Figure of the week: A case study comparison of industries without smokestacks in South Africa and Uganda

KAMPALA, UGANDA - JANUARY 05, 2020: A front view of Kampala Boulevard Suites, leading shopping mall and hotel with a foreground of an African man in a minibus, popular transportation for locals.

Unlike developing countries in Asia, African countries are not relying on export-led manufacturing to drive structural transformation but instead pivoting to service-oriented sectors. While many services are less productive and absorb less low-skilled labor than manufacturing, certain subsectors, according to recent Brookings Africa Growth Initiative research, can be the catalyst for economic growth and job creation in the changing global marketplace. Termed “industries without smokestacks” (IWOSS), these sectors share characteristics with manufacturing, including being tradable, having high value added per worker relative to average economy-wide productivity, exhibiting capacity for technological change and productivity growth, showing some evidence of scale or agglomeration economies, and being amenable to absorbing large numbers of low-skilled workers. These sectors include, among others, agro-processing and horticulture, tourism, information and communication technologies (ICT), transit trade, and financial and business services.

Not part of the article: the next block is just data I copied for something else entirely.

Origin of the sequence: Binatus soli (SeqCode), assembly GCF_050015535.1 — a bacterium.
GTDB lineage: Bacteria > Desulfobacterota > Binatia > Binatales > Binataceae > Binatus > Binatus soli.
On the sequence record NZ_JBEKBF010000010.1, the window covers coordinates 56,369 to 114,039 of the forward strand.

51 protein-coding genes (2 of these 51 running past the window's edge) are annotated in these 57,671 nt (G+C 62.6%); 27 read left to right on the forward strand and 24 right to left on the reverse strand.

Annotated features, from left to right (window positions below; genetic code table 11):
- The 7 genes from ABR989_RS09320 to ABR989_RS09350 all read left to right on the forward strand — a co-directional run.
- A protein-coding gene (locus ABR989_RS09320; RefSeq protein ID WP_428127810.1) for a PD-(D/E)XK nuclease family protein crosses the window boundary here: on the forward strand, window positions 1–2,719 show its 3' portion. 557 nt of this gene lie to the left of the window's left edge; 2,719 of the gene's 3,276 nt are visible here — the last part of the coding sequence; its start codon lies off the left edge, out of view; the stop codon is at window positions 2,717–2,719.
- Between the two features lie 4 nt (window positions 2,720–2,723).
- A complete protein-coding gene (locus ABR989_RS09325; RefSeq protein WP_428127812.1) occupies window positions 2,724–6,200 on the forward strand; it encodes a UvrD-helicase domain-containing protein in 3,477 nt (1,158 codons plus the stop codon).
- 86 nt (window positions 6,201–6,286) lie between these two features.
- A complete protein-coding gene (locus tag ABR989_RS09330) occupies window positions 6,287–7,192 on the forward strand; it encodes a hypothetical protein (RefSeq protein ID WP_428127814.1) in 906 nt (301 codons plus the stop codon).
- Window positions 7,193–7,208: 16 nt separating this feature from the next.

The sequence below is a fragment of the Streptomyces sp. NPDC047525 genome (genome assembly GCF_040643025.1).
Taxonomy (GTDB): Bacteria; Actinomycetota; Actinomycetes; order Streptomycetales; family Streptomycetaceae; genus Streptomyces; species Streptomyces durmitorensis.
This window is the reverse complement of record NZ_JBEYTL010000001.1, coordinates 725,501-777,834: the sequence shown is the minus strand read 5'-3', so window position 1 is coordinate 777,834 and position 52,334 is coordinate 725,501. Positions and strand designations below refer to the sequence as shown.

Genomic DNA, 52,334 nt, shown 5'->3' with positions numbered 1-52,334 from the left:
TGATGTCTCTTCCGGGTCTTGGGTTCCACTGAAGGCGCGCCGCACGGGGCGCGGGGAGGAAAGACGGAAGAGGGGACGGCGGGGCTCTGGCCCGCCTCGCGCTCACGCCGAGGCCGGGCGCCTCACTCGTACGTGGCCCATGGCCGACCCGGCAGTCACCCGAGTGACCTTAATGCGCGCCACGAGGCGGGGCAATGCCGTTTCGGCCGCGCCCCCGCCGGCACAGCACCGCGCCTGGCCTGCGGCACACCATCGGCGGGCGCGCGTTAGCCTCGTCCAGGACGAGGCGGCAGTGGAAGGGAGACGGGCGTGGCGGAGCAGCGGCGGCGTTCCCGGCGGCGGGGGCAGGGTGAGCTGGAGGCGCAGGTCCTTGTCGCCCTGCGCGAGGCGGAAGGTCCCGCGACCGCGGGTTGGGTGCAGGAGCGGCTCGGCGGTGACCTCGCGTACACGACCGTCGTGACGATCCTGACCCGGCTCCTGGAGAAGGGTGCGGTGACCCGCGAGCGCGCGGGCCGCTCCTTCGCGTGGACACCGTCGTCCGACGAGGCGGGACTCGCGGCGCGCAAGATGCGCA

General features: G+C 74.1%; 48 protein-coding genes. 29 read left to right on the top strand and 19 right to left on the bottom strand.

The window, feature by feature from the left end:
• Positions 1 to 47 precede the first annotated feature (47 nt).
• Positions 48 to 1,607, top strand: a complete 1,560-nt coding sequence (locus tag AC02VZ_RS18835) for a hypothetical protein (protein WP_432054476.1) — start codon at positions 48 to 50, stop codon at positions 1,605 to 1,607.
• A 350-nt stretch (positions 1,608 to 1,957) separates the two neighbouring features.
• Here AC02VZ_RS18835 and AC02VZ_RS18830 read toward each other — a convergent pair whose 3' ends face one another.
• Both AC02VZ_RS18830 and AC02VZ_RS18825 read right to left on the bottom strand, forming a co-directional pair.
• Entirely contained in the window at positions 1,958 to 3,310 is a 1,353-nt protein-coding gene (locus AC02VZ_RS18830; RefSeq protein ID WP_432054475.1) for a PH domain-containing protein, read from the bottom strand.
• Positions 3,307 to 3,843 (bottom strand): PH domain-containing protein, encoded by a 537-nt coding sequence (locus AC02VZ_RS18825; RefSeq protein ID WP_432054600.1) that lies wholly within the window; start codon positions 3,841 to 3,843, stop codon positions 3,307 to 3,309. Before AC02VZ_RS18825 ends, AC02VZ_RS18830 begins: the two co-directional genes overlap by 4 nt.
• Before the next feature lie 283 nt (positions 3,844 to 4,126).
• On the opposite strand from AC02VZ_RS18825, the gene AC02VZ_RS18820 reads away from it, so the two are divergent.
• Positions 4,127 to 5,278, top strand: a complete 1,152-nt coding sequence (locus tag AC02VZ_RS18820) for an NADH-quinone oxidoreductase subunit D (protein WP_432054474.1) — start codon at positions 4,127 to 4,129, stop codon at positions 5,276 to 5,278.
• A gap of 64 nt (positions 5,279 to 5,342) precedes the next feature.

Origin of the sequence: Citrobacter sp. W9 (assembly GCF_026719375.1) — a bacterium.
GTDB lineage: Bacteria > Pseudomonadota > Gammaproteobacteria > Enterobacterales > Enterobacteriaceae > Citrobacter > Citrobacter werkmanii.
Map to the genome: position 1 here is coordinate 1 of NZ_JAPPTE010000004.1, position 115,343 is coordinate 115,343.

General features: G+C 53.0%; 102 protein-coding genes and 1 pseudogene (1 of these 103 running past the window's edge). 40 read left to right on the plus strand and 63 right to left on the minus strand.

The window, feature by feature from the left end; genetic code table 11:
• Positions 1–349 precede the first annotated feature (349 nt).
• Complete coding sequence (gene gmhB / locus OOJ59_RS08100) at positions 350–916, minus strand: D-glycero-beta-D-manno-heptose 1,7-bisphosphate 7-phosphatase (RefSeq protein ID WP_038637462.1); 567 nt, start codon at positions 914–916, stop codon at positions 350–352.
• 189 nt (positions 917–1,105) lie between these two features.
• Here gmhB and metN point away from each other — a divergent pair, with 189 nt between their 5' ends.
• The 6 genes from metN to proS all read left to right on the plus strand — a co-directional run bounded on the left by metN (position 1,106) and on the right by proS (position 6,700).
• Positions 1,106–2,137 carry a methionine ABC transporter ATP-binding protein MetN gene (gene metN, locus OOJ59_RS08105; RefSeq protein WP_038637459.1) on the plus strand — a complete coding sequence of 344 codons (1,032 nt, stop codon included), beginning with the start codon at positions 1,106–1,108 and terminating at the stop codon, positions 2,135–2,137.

To examine the potential and constraints of IWOSS to spur inclusive growth, economic transformation, and job creation for workers with different skill levels, AGI and its partner think tanks have been conducting a number of case studies, including in South Africa and Uganda.

Major trends in South Africa

South Africa’s youth are particularly afflicted by a lack of jobs: The country has a youth unemployment rate of 56 percent, far higher than comparable countries in sub-Saharan Africa.